NIST…it’s not just for calibration
The National Institute of Standards and Technology (NIST) is a U.S. federal agency under the Department of Commerce. Founded in 1901 as the National Bureau of Standards (NBS), the agency was the first physical science research laboratory of the federal government. It became the National Institute of Standards and Technology in 1988 to better reflect the expanded role technology development support was beginning to play in its activities.
NIST’s mission is to promote U.S. innovation and industrial competitiveness by advancing measurement science, standards, and technology in ways that enhance economic security and improve our quality of life.
At the time of the agency’s founding, lack of national measurement standards was a serious problem affecting both interstate commerce and society at large. The need for standards was dramatized in 1904, when more than 1,500 buildings burned in Baltimore because of a lack of standard fire-hose couplings. When firefighters from Washington and as far away as New York arrived to help douse the fire, few of their hoses fit the hydrants.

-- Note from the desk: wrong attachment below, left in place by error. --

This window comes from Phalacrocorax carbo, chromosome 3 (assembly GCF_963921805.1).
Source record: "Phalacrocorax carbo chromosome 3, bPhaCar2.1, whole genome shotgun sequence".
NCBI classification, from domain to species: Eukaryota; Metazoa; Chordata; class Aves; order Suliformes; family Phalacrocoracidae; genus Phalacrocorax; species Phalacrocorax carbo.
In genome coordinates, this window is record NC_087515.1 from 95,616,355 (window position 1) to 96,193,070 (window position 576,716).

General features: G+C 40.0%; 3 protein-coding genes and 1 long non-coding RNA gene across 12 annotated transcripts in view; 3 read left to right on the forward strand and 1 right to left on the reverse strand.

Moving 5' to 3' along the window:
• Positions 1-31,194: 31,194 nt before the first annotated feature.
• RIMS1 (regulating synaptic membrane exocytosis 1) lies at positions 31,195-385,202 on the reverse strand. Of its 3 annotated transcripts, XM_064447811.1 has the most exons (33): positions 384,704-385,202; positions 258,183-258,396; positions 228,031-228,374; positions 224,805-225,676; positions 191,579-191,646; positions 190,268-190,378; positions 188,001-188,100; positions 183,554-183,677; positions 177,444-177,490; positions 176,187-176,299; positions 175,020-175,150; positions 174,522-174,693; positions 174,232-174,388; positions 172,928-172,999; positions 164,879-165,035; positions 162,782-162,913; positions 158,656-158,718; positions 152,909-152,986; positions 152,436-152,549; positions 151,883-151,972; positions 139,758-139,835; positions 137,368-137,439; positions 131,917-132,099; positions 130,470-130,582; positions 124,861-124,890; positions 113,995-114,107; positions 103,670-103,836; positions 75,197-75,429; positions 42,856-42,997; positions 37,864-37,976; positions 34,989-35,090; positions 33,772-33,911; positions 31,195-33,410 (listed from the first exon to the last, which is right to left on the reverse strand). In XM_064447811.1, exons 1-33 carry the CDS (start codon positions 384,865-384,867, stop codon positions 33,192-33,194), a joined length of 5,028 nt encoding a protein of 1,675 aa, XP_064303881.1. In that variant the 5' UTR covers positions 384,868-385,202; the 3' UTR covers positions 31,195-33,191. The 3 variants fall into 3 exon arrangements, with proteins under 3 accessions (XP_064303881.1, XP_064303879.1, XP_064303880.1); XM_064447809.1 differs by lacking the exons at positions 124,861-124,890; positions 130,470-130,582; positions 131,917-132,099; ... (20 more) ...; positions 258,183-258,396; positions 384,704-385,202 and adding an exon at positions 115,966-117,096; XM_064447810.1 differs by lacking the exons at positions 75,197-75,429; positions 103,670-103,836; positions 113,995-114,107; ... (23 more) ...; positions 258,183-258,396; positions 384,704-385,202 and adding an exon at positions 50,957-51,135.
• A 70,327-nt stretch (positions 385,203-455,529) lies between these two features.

While support for the calibration and measurements communities is still an important part of NIST’s activities, support for development of the underlying technologies is now at least as important. NIST carries out its mission in four cooperative programs:
NIST Laboratories conduct research that advances the nation’s technology infrastructure and is needed by U.S. industry to continually improve products and services;
Baldrige National Quality Program promotes performance excellence among U.S. manufacturers, service companies, educational institutions, and health care providers; conducts outreach programs and manages the annual Malcolm Baldrige National Quality Award recognizing performance excellence and quality achievement;
Hollings Manufacturing Extension Partnership (MEP) is a nationwide network of local centers offering technical and business assistance to smaller manufacturers; and
Technology Innovation Program (TIP) provides cost-shared awards to industry, universities, and consortia for research on potentially revolutionary technologies that address critical national and societal needs.
The bulk of NIST’s $673.6 million in appropriations for its four major programs goes to scientific and technical research (STRS program) in NIST Laboratories. Additional funds include $127.4 million from other agencies, $48.3 million in service fees, and $82.2 million in congressionally directed projects and construction grants.
A major feature of NIST’s activities involves cooperative programs with industry. Companies can join research consortia, cooperative research and development agreements, or sponsor guest researchers in NIST labs. Less formal collaborations between NIST researchers and their peers in industry, academia, and other government agencies are also common.
|C.G. Masi is a senior editor at Control Engineering. Contact him by email at email@example.com .|